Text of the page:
"30 Rock" star joins schools lobbying effort

Published by Tim McNulty on .

Former Philly suburbs resident Tina Fey is lobbying friends and school supporters to urge Gov. Tom Corbett to increase public schools funding, sending them the video above. From the WashPost:

. . . [W]hen the three-time Emmy Award-winner heard that her old school district had proposed eliminating specialized elementary school classes in arts and music (along with library and gym) to help deal with a multimillion-dollar deficit, she decided to join the fight against the changes.

The Upper Darby district is on the border of West Philadelphia, and with 12,000 students, it is one of the largest in the state. Along with cuts in elementary education, the Delaware County Daily Times reported that officials had also proposed cutting out foreign language and technology in middle schools and reducing the teaching staff.

The proposals met with strong opposition from parents, students, alumni and others in the district, who are organizing against the cuts.

Fey, creator and star of “30 Rock,” heard that her old high school friend, Philadelphia Inquirer columnist Maria Panaritis (who played Rizzo in that “Grease” production [with Fey]), was working on a piece about the budget cuts and offered to get involved.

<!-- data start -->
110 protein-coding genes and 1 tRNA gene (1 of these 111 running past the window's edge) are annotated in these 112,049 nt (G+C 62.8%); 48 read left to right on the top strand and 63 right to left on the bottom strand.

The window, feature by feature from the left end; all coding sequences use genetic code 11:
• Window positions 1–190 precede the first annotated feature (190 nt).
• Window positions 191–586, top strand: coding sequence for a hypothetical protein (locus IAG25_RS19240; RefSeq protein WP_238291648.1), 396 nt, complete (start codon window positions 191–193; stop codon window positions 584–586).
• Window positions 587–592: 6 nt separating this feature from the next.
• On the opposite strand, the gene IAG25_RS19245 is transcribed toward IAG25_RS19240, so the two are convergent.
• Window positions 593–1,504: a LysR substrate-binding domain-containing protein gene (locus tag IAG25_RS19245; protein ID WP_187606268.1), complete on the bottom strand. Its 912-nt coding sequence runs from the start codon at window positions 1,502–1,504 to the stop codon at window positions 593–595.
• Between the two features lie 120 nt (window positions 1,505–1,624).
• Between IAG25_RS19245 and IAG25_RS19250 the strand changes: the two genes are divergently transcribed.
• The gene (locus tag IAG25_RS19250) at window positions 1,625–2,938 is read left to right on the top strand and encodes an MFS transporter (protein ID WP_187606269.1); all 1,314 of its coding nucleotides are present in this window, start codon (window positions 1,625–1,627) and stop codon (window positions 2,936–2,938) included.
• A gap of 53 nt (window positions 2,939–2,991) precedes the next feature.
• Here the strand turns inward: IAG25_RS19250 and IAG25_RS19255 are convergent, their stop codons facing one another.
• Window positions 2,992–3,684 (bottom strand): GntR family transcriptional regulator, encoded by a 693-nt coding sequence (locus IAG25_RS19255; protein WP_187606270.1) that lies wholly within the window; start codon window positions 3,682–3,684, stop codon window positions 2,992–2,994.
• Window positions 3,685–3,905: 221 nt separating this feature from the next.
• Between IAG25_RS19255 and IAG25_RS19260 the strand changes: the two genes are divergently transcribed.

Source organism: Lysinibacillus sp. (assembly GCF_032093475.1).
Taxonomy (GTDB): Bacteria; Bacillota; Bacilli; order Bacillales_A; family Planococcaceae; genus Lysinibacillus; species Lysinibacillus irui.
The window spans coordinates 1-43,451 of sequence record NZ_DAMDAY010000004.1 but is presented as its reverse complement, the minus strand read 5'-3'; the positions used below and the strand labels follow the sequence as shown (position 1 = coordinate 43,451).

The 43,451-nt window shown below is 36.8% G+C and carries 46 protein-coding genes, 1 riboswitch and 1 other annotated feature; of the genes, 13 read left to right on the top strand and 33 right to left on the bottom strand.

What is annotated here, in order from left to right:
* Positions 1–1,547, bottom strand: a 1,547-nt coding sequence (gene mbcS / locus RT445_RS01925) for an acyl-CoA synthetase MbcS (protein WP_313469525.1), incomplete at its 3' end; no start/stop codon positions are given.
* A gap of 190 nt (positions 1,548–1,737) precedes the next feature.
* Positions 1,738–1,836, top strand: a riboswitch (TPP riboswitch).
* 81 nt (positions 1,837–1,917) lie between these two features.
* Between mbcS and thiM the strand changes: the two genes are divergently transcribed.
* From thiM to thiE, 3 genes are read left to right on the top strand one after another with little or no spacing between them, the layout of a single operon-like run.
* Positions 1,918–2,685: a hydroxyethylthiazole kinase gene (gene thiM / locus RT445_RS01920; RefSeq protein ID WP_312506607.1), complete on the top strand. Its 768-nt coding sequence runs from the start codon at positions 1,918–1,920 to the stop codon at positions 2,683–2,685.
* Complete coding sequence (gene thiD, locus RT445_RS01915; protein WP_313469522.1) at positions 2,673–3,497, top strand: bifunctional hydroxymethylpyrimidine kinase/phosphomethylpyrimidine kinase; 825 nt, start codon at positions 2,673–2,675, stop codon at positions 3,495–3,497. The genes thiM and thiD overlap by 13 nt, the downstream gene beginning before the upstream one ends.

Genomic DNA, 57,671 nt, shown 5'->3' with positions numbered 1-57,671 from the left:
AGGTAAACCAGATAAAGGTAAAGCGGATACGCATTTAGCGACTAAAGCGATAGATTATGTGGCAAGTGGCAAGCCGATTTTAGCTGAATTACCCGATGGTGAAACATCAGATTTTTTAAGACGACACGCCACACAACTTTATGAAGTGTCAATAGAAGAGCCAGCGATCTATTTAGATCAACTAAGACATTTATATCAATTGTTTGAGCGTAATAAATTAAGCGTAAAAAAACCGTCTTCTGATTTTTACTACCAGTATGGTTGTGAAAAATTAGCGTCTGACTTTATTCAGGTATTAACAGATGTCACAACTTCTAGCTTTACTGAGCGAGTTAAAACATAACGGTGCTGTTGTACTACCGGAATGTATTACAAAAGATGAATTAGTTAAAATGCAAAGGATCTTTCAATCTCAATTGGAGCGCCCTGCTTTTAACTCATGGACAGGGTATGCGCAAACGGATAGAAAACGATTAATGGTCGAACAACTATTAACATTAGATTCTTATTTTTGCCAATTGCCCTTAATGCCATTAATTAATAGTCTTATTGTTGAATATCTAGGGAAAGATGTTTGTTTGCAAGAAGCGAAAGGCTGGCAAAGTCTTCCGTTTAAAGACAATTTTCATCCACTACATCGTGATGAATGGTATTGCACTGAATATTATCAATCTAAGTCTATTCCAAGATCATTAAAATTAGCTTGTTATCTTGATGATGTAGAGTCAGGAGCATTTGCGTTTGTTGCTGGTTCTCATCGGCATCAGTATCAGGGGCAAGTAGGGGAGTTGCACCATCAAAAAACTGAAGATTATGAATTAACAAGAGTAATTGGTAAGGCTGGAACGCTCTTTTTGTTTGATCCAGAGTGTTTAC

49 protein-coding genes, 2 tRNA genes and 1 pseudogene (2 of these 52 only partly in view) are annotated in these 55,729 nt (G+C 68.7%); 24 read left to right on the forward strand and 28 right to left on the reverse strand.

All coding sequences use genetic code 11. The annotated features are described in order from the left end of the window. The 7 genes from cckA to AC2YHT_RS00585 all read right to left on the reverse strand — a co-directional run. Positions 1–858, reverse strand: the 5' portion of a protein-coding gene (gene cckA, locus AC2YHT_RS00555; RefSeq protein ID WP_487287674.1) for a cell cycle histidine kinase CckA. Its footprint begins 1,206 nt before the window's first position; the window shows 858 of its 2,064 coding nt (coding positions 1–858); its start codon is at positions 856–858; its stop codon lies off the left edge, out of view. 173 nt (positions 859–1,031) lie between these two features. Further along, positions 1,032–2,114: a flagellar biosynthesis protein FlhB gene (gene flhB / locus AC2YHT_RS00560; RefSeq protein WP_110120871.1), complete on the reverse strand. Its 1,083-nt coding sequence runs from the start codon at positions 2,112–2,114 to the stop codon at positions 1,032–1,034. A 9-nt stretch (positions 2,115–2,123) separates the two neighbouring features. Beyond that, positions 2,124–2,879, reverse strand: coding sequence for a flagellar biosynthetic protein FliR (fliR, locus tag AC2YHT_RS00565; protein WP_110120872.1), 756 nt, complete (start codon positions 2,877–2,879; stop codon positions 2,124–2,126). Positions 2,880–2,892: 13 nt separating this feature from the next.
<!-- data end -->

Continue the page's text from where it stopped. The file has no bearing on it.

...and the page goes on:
Obama operative: Pa voters racist, but would rather drink with Obama than Romney

Published by Peter Sullivan on .

The saga of politicos insinuating Pennsylvania voters are racist continued Sunday with comments from an unidentified Obama operative.

The operative was quoted in John Heilemann's new exploration of Obama campaign strategy in New York Magazine:

"'Romney really, actually thinks that if you just take care of the folks at the top, it'll trickle down to everybody else,' says another Obama operative. 'But no one believes that stuff—no one! And once you puncture that, there's nothing left. He's not likable. He's not trustworthy. He's not on your side. You live in Pittsburgh and you've got dirt under your fingernails, who do you want to have a beer with? It ain't f#$%^ Mitt Romney. You're like, 'S#$%, I'd rather have a beer with the black guy than him!' "